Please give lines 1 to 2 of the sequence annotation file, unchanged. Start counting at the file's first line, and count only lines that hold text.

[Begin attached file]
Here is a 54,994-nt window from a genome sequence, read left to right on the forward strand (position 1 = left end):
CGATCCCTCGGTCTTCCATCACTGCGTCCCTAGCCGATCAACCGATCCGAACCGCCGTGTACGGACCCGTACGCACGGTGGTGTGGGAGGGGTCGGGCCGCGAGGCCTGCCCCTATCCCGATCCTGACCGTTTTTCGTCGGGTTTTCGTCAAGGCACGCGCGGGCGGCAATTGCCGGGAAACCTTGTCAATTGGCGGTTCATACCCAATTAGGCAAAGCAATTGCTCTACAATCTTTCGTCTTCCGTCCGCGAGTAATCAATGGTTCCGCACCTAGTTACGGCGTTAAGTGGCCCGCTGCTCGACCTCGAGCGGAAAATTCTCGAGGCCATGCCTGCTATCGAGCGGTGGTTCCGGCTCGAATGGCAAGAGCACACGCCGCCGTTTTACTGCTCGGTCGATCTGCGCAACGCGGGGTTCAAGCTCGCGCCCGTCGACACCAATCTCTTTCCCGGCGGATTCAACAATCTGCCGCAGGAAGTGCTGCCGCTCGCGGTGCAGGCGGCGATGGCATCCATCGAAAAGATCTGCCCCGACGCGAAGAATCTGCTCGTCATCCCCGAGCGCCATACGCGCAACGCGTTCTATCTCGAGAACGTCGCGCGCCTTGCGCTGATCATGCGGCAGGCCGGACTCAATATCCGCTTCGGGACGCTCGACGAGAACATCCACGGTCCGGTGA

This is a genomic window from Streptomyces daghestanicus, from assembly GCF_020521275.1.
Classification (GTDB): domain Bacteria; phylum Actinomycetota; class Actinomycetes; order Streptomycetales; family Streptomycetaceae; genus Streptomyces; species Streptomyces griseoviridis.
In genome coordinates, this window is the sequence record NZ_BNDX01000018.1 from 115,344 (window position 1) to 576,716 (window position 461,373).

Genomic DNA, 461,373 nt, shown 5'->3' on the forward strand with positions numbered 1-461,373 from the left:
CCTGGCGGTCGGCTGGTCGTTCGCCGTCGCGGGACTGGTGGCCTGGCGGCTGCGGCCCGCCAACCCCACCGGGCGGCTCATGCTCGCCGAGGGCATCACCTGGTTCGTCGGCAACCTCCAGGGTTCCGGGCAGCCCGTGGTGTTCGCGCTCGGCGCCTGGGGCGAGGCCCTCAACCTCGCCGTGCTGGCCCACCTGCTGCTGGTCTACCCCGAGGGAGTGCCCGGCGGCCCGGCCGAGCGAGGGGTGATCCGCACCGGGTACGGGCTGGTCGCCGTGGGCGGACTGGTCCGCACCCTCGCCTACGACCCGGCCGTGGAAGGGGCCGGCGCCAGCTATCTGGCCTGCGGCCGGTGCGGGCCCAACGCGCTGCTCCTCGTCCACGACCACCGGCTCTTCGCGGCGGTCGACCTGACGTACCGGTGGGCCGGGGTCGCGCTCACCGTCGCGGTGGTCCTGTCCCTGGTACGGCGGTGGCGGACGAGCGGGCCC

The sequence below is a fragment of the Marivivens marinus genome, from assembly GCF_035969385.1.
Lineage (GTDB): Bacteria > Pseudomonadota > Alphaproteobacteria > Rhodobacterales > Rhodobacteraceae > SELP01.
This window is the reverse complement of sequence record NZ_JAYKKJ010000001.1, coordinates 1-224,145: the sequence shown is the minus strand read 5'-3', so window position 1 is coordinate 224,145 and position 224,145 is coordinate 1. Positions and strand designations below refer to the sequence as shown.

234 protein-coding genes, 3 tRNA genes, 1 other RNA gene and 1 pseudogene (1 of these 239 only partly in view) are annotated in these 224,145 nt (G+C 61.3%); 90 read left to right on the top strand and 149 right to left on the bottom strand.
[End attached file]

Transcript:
Here is a 54,994-nt window from a genome sequence, read left to right on the forward strand (position 1 = left end):
CGATCCCTCGGTCTTCCATCACTGCGTCCCTAGCCGATCAACCGATCCGAACCGCCGTGTACGGACCCGTACGCACGGTGGTGTGGGAGGGGTCGGGCCGCGAGGCCTGCCCCTATCCCGATCCTGACCGTTTTTCGTCGGGTTTTCGTCAAGGCACGCGCGGGCGGCAATTGCCGGGAAACCTTGTCAATTGGCGGTTCATACCCAATTAGGCAAAGCAATTGCTCTACAATCTTTCGTCTTCCGTCCGCGAGTAATCAATGGTTCCGCACCTAGTTACGGCGTTAAGTGGCCCGCTGCTCGACCTCGAGCGGAAAATTCTCGAGGCCATGCCTGCTATCGAGCGGTGGTTCCGGCTCGAATGGCAAGAGCACACGCCGCCGTTTTACTGCTCGGTCGATCTGCGCAACGCGGGGTTCAAGCTCGCGCCCGTCGACACCAATCTCTTTCCCGGCGGATTCAACAATCTGCCGCAGGAAGTGCTGCCGCTCGCGGTGCAGGCGGCGATGGCATCCATCGAAAAGATCTGCCCCGACGCGAAGAATCTGCTCGTCATCCCCGAGCGCCATACGCGCAACGCGTTCTATCTCGAGAACGTCGCGCGCCTTGCGCTGATCATGCGGCAGGCCGGACTCAATATCCGCTTCGGGACGCTCGACGAGAACATCCACGGTCCGGTGA